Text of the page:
According to the macro research conducted by the Standard Chartered Bank, Sierra Leone, Liberia, and Guinea, the worst-hit countries were facing economic headwinds.
“Even African countries where there are no Ebola cases are experiencing economic effects, owing to visa, travel and border restrictions on citizens of countries where Ebola has been found,” Standard Chartered noted.
(READ MORE: London mining says Ebola outbreak could hit iron ore production)
“We estimate 2-5ppt output reductions in the three countries addressed here. As these countries are mining-dependent, growth revisions come on the back of expected production shortfalls. Disruptions to agricultural value chains are also considerations.”
According to the bank’s report, Sierra Leone’s mining and agricultural output were likely to be significantly affected by Ebola emergency measures.
“Iron ore production, which accounted for more than two-thirds of Sierra Leone’s 20 per cent real GDP growth in 2013, is expected to take a significant hit in 2014,” read part of the report.
(WATCH VIDEO: Economic impact of Ebola on food & market prices in Sierra Leone)
The country’s fiscal deficit is expected to increase to at least 4.62 per cent of 2014 non-iron ore GDP.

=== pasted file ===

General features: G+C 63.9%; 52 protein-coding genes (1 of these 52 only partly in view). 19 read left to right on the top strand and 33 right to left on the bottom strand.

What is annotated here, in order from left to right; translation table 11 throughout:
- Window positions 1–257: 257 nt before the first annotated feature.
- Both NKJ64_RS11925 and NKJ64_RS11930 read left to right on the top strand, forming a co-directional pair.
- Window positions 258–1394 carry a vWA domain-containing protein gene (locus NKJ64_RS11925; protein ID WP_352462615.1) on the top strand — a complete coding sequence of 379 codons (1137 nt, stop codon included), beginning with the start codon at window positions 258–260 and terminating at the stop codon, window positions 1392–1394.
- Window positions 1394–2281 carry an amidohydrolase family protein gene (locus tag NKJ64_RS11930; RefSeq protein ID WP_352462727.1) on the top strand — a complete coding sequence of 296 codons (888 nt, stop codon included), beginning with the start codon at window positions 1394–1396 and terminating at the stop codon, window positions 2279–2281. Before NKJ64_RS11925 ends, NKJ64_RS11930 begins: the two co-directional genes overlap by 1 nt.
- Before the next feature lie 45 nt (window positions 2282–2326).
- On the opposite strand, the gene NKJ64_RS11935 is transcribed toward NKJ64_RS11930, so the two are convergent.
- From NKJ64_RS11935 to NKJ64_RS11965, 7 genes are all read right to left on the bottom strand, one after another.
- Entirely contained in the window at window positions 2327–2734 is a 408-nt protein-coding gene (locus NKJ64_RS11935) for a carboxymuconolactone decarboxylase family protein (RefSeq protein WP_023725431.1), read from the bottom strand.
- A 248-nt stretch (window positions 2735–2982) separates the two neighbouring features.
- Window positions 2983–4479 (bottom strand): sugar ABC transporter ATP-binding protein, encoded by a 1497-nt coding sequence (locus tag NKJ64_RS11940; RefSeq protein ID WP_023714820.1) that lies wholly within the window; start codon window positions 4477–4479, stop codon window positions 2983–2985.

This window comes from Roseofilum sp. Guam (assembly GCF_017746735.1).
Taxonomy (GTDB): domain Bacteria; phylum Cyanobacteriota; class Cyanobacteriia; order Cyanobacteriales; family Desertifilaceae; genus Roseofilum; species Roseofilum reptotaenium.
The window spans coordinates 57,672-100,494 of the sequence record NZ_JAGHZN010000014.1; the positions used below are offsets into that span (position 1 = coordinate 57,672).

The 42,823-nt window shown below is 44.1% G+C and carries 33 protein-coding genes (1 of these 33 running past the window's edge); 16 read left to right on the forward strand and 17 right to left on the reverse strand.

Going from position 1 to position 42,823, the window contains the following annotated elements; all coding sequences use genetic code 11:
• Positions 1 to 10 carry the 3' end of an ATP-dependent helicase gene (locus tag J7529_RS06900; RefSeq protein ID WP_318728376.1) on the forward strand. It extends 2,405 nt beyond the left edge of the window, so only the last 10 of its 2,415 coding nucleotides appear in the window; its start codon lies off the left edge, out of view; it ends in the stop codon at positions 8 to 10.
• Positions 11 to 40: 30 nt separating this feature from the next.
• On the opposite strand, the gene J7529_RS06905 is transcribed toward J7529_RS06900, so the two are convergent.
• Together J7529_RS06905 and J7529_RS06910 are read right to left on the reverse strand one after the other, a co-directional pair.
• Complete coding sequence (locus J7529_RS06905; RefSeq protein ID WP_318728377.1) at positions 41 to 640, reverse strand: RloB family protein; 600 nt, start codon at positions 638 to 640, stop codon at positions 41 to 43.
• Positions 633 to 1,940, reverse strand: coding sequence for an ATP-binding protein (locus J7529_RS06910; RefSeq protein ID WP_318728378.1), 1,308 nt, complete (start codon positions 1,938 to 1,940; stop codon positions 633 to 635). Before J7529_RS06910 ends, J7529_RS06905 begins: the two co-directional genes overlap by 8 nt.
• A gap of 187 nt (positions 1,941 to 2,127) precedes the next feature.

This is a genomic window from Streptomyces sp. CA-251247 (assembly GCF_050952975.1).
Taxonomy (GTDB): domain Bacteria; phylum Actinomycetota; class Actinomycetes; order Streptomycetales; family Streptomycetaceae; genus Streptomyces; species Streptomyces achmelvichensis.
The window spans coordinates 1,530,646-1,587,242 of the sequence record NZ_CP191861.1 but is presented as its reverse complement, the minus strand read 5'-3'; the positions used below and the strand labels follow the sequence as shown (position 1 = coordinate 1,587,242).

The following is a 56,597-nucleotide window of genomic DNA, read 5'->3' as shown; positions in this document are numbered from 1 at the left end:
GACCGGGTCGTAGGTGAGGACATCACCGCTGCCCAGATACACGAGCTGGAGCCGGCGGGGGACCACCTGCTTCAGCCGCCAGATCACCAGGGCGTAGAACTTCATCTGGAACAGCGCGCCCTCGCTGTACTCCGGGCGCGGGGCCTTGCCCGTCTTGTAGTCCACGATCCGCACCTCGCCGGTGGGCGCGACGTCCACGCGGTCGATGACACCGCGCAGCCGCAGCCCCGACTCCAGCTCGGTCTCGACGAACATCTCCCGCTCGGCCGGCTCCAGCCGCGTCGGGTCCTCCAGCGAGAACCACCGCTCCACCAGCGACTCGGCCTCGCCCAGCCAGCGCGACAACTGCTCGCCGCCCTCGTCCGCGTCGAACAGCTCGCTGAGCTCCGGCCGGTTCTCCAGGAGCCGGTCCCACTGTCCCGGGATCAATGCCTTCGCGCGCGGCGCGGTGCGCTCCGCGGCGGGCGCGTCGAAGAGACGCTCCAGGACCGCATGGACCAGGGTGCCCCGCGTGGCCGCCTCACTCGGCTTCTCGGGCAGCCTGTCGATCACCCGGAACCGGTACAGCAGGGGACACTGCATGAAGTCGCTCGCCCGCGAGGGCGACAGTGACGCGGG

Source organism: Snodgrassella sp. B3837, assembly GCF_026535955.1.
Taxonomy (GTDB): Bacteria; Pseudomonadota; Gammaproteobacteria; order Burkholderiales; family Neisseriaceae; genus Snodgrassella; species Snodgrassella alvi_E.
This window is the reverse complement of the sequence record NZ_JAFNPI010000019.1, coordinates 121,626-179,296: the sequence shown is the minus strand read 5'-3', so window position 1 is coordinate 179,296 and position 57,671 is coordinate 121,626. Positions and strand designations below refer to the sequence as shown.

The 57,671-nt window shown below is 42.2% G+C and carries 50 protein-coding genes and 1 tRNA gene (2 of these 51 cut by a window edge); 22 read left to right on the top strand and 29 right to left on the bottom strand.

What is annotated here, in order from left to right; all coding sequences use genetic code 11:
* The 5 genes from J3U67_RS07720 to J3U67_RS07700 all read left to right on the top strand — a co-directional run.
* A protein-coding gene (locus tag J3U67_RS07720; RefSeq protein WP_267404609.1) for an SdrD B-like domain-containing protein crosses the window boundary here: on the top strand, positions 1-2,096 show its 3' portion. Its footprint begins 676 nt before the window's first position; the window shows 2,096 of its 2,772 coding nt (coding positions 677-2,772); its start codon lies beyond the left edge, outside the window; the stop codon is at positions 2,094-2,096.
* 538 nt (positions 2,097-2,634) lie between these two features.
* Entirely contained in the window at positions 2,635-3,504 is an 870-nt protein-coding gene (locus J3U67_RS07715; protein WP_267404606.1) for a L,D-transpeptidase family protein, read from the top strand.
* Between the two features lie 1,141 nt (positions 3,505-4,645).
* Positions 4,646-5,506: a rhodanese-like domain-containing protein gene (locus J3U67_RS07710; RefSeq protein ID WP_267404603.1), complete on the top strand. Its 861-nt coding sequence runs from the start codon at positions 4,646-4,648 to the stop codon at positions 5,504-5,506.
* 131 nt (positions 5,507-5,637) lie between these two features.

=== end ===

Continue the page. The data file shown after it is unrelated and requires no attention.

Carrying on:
Liberia is also likely to face slower mining growth in 2014 due to the outbreak that has claimed over 400 lives.
“The Liberian economy grew 8.7 per cent in 2013 on the back of increased iron-ore production. Although at least 50 per cent of real GDP growth in 2013 came from iron-ore output, a similar impact was not expected until 2017 when new iron-ore production was planned to come on-stream,” read the report.
Guinea, where the West African Ebola epidemic originated, is also expecting real GDP growth to drop two percentage point in 2014.
The report noted that the Ebola outbreak was not entirely to blame for revisions to Guinea’s real GDP growth forecasts.
“Political uncertainty and energy shortages were already constraints. Medium-term expectations of improved growth rested on the Simandou iron ore project, the investment framework for which was recently approved. The Guinean economy grew by a lacklustre 2.3 per cent in 2013 because of lower-than-expected mining and electricity production.”